The Pticha Dupka cave
The vertical Pticha Dupka cave is situated in Eastern Troyan Balkan and could be called a pearl among the Troyan cave because of its exclusive beauty. Its entrances are to the north of the site of Radya trap, surrounded by forest and there are no special landmarks to find them. The alpine climber Encho Petkov made the first attempt to enter inside the cave in 1948. In 1958 Bulgarian and Polish cave divers reached the bottom but its research continues in 1962, 1972 and in 1975 the first geological description of the region and the cave was accomplished. The local people know the locality of the entrances long ago. The above-situated one is more comfortable for descending. Its altitude is 1260 m. The length of the initial plummet is 65 m and downwards it becomes wider and reaches 10 m of diameter. On the bottom there are blocks and soil and other fallen materials mainly litter and foliage, cover them. However, the actual bottom of the cave is situated lower and could be reached without a rope. There is a small stream and two galleries go in opposite directions upwards and downwards. In fact, the descending one follows the stream. The main color of its walls is reddish. Overcoming plenty of blocks, two small vertical passages and one magnificent sinter lake the visitor reaches a hall about 30 m in length. The richness and variety of the formations here is exclusive cave pearls in small sinter cavities and lakes are seen as well as long, thin and carrot like stalactites, stalagmites, stalactones, rich draperies and stone waterfalls are all around. Here is the deepest point of the cave 108 m where the underground stream disappears in a siphon amidst fallen from the ceiling blocks. The total length of the descending gallery is 302 m.
The ascending gallery represents a series of vertical passages and halls and sinter lakes full of water cover its floor. The walls are showered with dendrites and antodites (calcite formations resembling flowers) and sparkling helectites and corallites are seen inside. In the last hall the whole underground richness of the cave formations could be seen. There are plenty of petrified waterfalls, stalactites, stalactones, stone columns spread all over. All are stained in the most gentle and warm colors. The azure sinter lake full of yellow pearls and stone lilies top up the heavenly beauty of the hall. To keep this fragile beauty it is necessary to put your shoes off in the previous hall and to go in sock feet ahead. Besides the various precautions, which we can take while visiting such kind of galleries and halls we have to know that every visit detracts from their beauty. So, the best, which could be done for their protection, is to avoid visiting them if there is no urgent need. The cave formations are beautiful only underground at the exact place where the nature has created them. The lack of understanding of this fact is reason many of the unique in their beauty underground formations in Bulgaria to be already irrevocably destroyed by careless cave divers who after crushing and bringing them in their homes soon realized this and throw them away as a garbage. Thus, cave peals, stalactites, helectites, stalagmites which the nature has been created for dozens and hundreds thousands of years are simply junked by the men.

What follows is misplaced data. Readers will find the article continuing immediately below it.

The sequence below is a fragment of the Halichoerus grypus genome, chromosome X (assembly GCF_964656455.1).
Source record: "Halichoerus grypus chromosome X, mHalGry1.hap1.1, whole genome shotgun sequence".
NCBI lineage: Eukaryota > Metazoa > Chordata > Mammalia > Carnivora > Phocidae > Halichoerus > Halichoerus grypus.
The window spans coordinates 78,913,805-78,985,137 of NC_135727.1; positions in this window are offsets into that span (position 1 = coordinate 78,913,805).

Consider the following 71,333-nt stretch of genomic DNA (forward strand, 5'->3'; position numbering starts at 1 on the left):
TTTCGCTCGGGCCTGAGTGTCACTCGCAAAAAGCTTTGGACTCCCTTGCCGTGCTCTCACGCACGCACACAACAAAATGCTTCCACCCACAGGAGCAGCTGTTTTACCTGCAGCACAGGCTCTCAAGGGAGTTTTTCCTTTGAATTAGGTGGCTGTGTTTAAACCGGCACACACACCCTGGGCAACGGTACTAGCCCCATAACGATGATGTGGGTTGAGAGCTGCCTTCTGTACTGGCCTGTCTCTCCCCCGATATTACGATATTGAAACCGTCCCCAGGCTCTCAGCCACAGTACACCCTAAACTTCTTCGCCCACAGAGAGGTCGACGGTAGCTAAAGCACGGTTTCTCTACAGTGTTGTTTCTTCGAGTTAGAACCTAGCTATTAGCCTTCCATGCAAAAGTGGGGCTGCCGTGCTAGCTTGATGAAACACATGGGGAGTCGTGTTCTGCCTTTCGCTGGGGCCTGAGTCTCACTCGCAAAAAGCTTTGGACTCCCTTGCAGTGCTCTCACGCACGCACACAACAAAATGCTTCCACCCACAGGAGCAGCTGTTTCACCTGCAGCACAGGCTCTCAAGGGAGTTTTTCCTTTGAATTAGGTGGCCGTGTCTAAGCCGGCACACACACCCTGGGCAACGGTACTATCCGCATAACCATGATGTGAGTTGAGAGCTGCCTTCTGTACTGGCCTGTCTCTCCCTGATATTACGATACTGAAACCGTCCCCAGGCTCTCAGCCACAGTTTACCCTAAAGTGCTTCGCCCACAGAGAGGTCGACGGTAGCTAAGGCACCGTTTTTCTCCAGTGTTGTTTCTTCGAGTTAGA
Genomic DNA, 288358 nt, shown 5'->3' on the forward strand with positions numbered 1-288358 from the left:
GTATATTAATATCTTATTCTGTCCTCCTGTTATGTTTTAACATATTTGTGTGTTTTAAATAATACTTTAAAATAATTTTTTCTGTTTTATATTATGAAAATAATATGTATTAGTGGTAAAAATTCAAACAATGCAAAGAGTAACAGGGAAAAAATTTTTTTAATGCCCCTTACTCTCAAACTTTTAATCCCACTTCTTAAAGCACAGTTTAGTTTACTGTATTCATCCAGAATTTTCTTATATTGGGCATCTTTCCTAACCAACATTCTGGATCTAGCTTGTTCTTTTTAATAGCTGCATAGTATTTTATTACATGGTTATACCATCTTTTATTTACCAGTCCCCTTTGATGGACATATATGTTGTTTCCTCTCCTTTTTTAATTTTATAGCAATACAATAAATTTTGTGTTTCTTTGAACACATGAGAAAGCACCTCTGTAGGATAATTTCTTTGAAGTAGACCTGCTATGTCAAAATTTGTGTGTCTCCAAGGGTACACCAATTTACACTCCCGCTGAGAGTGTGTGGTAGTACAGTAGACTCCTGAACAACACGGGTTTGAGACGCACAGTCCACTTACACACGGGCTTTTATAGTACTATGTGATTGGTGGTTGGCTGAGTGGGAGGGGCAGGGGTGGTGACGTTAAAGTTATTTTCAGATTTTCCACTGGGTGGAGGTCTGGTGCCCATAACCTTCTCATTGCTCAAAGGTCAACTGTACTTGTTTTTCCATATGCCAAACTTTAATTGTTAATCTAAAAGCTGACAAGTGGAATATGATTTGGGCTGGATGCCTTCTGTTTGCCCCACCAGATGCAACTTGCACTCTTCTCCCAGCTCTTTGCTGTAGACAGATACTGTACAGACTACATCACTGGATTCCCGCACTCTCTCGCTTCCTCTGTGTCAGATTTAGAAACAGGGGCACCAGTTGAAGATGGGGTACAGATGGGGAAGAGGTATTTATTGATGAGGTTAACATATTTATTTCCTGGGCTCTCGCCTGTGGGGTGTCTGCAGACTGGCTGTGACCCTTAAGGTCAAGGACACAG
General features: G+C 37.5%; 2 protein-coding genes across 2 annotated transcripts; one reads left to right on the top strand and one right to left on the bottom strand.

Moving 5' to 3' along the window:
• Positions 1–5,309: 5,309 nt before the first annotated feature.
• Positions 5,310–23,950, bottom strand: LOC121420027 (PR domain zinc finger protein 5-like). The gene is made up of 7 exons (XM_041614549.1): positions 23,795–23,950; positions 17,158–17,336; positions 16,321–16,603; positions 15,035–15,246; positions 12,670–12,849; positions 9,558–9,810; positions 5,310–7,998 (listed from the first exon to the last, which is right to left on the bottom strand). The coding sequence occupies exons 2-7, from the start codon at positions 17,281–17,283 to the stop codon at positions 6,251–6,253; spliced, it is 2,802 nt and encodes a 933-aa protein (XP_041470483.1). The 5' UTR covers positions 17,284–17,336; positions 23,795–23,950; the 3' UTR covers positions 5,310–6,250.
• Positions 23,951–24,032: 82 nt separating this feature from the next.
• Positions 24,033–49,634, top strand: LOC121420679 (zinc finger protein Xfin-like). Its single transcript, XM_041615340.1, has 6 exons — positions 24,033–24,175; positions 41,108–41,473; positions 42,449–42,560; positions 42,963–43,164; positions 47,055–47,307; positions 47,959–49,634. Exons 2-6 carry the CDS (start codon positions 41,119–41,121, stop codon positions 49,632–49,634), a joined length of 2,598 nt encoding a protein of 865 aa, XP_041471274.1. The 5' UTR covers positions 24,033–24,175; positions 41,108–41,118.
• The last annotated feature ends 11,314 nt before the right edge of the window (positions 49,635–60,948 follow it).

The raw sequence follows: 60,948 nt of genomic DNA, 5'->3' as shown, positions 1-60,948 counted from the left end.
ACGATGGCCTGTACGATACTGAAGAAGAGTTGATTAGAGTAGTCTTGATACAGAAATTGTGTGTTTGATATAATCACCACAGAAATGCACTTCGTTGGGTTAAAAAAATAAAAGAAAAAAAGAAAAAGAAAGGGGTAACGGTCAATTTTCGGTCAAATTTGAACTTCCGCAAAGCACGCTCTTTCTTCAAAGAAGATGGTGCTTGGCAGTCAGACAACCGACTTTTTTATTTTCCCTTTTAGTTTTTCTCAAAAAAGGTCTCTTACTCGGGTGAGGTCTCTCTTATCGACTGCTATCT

The total length of Pticha Dupka is 652 m and its depth is 108 cm. The name of the cave comes from the fact that there is a colony of alpine chows inhabiting it. Their nests are situated along the walls of the long initial vertical passage and the birds raise their nests in scarce and even absent sun light. Other dwellers of the cave are the troglobiont snail Spinophallus uminskii and troglobiont shrimp Niphargus bureschi and the millipede Anamastigona alba is endemic for Pticha Dupka and Kumanitsa. Spiders, harvestmen and beetles also inhabit the cave.
Pticha Dupka is also famous for the experience of the cave diver from Troyan Emilia Todorova who spent more than two months underground doing some research of the physiological changes provoked by long stay underground.
Entering the vertical cave Pticha Dupka demands specialized caving experience for using of vertical technique. The attempts of people who are not skilled enough for visiting it as well as the risk of getting lost in the forest while looking for its entrance are considerable. Since the cave is in a strict reserve Steneto in the Central Balkan for performing of research inside it is necessary to agree it in advance with MoEW and the National Park Directorate.
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